NEW YORK (September 15, 2014) -- In response to a July directive from the federal government to step up Medicaid-funded treatment for autism, a number of states are quickly moving forward to add benefits for behavioral health treatment. One state--Hawai'i--has been hit with a class action suit for failing to provide the coverage.
The Autism Speaks Legal Resource Center (ASLRC) has been working with advocates and state officials from around the country on implementing the July 7 directive from the Centers for Medicare & Medicaid Services (CMS), said Dan Unumb, ASLRC's executive director.
One-third of all children with autism receive primary insurance coverage through Medicaid; including secondary coverage, half of all American children with autism are impacted. Medicaid is a joint federal/state program.
"This a game-changer for the autism community," Unumb said. "How soon this will play out in each state and kids get treatment remains to be seen, but the ball is moving down the field."
Among the highlights since the CMS announcement was issued:
- California has moved forward with plans to require coverage of behavioral health treatment, including applied behavior analysis (ABA), starting Monday. An estimated 12,000 children will gain coverage through Medi-Cal, including 6,000 who currently have no coverage for treatment.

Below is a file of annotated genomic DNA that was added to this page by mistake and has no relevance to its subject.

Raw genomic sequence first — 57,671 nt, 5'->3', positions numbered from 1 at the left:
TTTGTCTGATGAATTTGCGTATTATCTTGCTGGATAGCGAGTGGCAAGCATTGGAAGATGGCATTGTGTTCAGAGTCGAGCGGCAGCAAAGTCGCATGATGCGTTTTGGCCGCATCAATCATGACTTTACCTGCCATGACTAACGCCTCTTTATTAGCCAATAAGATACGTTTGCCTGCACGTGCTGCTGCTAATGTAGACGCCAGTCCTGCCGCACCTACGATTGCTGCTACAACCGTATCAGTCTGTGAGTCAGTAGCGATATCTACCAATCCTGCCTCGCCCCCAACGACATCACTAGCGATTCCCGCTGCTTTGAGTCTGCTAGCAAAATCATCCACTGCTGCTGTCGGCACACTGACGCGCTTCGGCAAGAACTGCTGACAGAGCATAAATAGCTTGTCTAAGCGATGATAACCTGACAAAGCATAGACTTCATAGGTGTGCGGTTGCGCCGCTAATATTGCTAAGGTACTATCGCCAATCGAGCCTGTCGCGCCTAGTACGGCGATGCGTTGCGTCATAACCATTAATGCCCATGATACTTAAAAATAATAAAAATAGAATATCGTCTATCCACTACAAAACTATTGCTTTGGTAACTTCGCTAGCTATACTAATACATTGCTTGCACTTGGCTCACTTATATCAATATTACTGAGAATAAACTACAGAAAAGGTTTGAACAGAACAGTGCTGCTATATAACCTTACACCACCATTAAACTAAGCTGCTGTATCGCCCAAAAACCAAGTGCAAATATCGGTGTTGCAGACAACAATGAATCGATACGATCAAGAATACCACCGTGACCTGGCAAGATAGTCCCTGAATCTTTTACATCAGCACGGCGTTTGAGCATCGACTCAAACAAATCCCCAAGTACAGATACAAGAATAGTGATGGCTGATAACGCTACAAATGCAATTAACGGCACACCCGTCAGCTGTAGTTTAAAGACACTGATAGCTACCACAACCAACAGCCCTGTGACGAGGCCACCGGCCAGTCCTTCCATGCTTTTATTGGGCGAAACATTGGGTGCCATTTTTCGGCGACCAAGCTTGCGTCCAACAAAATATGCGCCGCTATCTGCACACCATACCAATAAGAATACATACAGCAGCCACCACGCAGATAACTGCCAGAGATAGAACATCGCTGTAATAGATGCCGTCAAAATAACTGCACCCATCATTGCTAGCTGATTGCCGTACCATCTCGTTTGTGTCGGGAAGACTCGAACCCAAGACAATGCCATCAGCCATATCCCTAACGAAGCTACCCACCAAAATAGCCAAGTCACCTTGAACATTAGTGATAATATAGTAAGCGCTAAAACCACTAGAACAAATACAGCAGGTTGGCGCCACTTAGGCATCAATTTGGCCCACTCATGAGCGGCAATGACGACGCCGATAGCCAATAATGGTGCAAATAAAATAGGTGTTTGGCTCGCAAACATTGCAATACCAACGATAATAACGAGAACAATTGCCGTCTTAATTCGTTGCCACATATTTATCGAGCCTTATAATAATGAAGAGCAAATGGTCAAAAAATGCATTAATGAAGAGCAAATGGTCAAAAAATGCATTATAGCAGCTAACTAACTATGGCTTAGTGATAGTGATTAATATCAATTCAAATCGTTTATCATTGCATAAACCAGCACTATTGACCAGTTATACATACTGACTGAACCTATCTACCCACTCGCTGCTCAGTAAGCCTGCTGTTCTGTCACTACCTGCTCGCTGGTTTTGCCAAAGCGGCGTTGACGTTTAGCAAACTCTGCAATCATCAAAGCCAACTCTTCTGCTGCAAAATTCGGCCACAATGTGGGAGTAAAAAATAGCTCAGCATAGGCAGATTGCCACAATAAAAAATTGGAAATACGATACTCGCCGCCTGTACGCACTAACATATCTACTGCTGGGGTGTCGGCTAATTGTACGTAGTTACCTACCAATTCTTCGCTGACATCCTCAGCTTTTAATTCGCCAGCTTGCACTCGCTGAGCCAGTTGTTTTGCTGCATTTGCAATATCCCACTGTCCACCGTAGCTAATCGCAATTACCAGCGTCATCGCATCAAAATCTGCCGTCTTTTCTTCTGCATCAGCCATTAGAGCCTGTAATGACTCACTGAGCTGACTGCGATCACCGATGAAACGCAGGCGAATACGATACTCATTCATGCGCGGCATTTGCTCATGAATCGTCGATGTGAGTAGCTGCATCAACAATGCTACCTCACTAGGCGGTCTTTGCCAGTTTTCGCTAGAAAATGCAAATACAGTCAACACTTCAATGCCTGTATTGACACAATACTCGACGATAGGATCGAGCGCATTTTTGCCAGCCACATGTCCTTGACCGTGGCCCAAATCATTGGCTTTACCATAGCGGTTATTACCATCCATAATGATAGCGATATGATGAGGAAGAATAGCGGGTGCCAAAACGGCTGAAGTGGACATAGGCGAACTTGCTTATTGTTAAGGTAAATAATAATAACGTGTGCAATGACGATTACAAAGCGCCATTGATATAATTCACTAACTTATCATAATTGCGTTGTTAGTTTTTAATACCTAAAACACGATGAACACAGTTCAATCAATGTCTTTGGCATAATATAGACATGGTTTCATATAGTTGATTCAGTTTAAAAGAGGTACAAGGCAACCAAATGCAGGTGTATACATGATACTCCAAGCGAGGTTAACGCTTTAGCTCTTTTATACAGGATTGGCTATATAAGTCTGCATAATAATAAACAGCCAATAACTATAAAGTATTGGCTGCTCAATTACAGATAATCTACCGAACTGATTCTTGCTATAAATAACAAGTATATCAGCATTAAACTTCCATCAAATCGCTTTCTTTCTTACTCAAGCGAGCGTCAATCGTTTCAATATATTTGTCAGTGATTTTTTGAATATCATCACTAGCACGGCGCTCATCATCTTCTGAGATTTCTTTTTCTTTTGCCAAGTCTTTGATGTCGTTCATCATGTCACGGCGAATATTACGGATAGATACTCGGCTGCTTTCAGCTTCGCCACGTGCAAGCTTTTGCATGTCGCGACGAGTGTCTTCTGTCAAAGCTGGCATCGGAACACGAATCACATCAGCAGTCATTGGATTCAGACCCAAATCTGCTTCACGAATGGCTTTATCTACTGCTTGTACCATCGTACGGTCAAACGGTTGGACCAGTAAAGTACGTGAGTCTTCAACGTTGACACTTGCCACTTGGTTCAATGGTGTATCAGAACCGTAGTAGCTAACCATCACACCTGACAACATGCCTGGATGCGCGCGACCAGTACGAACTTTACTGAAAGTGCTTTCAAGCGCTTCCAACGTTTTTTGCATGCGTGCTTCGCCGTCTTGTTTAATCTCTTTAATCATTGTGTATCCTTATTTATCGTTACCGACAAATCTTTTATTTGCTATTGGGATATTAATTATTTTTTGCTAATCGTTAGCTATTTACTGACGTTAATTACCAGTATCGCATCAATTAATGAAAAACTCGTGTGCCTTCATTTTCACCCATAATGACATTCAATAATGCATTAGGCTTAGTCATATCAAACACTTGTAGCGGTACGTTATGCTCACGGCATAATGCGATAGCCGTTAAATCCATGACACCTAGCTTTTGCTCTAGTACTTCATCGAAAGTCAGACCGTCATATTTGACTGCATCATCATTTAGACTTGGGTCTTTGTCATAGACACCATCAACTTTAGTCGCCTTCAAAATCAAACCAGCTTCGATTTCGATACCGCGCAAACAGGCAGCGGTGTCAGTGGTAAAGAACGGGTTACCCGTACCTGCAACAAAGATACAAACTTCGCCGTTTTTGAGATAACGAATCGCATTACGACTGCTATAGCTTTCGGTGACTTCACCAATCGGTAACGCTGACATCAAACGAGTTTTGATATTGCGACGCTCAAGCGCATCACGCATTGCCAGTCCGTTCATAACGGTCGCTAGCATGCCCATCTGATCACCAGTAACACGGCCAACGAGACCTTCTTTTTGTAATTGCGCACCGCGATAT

- Nevada is hosting a public workshop today to start implementing behavioral health treatment coverage through its Medicaid program. Based on the public input and further review, the state will submit a Medicaid plan change to CMS for approval.
- Connecticut Gov. Dannel Malloy has directed his administration to develop a "full range" of autism treatments, including ABA, to be covered through the state's Medicaid program. Further details are to be provided in October at a meeting of the Autism Spectrum Disorders Advisory Council.
- A federal class action suit has been filed against Hawai'i for denying ABA benefits through its Medicaid program for autism treatment. The complaint, Egan v McManaman, estimates that 1,500 to 1,900 children under the age of 21 would be affected.